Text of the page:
Registration Dossier

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Please be aware that this old REACH registration data factsheet is no longer maintained; it remains frozen as of 19th May 2023.

The new ECHA CHEM database has been released by ECHA, and it now contains all REACH registration data. There are more details on the transition of ECHA's published data to ECHA CHEM here.

Diss Factsheets

Administrative data

Description of key information

Key value for chemical safety assessment

Skin sensitisation

Endpoint conclusion
Endpoint conclusion:
no adverse effect observed (not sensitising)
Additional information:

For a chemical to induce skin sensitization, it must not only cross the stratum corneum of the skin in sufficient quantities but also form a covalent bond with a skin protein (Barratt et al, 1997). The hypothesis for (Q)SAR models is that the skin protein behaves as a nucleophile and the chemical as an electrophile (Aptula et al, 2005). The electrophilicity may be an intrinsic property of the chemical, the result of auto-oxidation or the result of xenobiotic metabolism in the skin (Barratt et al, 1997; Smith et al, 2003; Enoch et al, 2008). Protein binding occurs via reaction pathways such as SN2, Michael addition, acylation or Schiff base formation.

The structure of 1,3-propanediol dicaprylate was compared to the structural alert rules published by Gerner et al (Gerner et al, 2004). It was also investigated for protein binding using the OECD toolbox (Version 1.1, 2008). Metabolism in skin was predicted based on the presence of enzymes described by Oesch et al (Oesch et al, 2007). Experimental data provided by the registrant were assessed for information regarding intrinsic reactivity and skin sensitization. Public databases such as TOXNET and the OECD toolbox were screened for information on structurally related chemicals.



1,3-Propanediol dicaprylate/dicaprate (CAS# 1072005-10-7 referred as source substance) is proposed as structural analogue for the target substance 1,3-propanediol dioctanoate (CAS# 56519-71-2). Both substances are diesters with 1,3-propanediol of similar molecular size, containing the same functional groups. Due to the lack of human health data on skin sensitisation by 1,3-propanediol dioctanoate, a skin sensitisation study with the source substance is suggested to be used for closing the respective data gap in the target substance dossier.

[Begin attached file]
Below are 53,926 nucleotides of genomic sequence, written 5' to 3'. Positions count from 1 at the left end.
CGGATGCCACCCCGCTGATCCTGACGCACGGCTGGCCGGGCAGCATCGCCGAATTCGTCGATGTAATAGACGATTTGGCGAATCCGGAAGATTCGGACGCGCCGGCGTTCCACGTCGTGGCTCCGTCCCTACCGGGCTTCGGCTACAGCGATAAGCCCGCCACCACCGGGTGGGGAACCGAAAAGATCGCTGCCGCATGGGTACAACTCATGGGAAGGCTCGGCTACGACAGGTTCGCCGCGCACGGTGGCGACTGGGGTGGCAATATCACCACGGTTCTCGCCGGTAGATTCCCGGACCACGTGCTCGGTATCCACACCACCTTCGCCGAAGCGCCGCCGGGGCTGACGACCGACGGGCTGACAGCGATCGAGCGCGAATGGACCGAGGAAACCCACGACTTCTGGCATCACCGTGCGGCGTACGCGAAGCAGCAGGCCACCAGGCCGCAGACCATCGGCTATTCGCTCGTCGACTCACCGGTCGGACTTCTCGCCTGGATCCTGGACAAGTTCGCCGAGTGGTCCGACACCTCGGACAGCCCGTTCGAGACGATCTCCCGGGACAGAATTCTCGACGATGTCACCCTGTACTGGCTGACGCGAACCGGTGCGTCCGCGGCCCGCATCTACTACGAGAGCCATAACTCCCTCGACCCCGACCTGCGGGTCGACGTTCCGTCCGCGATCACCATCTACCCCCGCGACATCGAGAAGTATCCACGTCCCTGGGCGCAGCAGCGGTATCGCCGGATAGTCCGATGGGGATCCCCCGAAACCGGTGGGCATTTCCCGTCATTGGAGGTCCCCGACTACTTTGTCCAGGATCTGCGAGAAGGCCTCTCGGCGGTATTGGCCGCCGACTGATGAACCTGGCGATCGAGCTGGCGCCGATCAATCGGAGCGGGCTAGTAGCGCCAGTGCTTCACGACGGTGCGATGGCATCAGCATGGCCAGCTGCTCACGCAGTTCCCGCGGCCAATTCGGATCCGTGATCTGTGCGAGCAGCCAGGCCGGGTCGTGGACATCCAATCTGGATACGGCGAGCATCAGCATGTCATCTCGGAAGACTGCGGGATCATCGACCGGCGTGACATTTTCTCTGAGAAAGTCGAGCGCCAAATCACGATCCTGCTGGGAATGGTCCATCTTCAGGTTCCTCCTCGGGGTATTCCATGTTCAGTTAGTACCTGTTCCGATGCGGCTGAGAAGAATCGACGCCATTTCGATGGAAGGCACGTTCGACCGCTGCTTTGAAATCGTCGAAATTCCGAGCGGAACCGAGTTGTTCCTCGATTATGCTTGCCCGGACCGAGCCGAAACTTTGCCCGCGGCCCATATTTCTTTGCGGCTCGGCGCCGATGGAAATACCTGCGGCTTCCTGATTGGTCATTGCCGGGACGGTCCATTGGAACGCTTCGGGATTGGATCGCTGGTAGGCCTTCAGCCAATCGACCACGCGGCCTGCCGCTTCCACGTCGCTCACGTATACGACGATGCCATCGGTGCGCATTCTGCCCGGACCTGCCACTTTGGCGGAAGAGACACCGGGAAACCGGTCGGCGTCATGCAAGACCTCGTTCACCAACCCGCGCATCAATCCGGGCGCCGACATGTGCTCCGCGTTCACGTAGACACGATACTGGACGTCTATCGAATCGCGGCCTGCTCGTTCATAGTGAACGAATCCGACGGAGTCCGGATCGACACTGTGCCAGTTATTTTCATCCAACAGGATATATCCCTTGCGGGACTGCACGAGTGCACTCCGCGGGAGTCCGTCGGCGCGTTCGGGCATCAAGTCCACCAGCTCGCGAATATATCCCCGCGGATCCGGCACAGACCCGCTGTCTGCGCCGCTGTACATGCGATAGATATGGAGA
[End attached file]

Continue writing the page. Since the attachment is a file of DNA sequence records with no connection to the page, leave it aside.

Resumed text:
The structural analogue 1,3 propanediol dicaprylate/dicaprate was tested in a GLP study performed according to OECD guideline 429 (Huygevoort et al., 2009). Groups of five young adult CBA/J mice were treated epidermally with 25 µl/ear of doses of 25, 50 and 100% in acetone/olive oil (4:1 v/v) once daily for three consecutive days. Three days after the last induction, the mice were injected with 3H-methylthymidine and the lymphn nodes were prepared five hours later. As results, the mean DPM/animal values for the experimental groups treated with test substance concentrations 25, 50 and 100% were 980, 1152 and 1966 respectively. The mean DPM/animal value for the vehicle control group was 751. The SI values calculated for the substance concentrations 25, 50 and 100% were 1.3, 1.5 and 2.6 respectively. As all SI values were <3, 1,3 propanediol dicaprylate/dicaprate can be regarded as not sensitizing to skin.

Similarities in structure and physico-chemical properties of the source and target substance are supposed to form a basis for the analogue approach. In the case of this endpoint, chemical structures are investigated with respect to the presence or absence of structural alerts, indicating protein binding affinity. As the profiles of both substances are identical and indicate no sensitisation potency, the read-across for this endpoint is justified based on the structural similarity structural alert based profiles of both, target substance and source substance.


This is supported by the fact, that no structural alert for intrinsic protein binding properties was identified both by structural alert rules and the OECD tool box. Saturated aliphatic esters are not associated with sensitizing properties. Assessing skin metabolism, 1,3-propanediol dicaprylate is expect to undergo rapid enzymatic ester hydrolysis (Oesch et al, 2007). For the hydrolysis products 1,3-propanediol and octanoic acid experimental data is available: 1,3-Propanediol does not cause skin sensitization in guinea pigs (Til et al, 1979) and in humans (Eisenberg et al, 2007; Mark et al, 2006) and octanoic acid does not cause skin sensitization in the local lymph node assay in mice (Basketter et al, 1998). 1,3-propanediol dicaprylate does not contain double bonds that may lead to peroxides or epoxides upon oxidation. Therefore, no sensitizing auto-oxidation products are expected. The known by-products of 1,3-propanediol dicaprylate do not give rise of concern for sensitizing properties.

Migrated from Short description of key information:
1,3 propanediol dicaprylate is considered to be non-sensitizing. This assessment is based on experimental data on the structural analogue 1,3 propanediol dicaprylate/dicaprate and the metabolites propane-1,3-diol and octanoic acid as well as absence of structural alerts.

Justification for classification or non-classification

The results are conclusive but not sufficient for the classification of Propanediol Dicaprylate with regard to skin sensitization.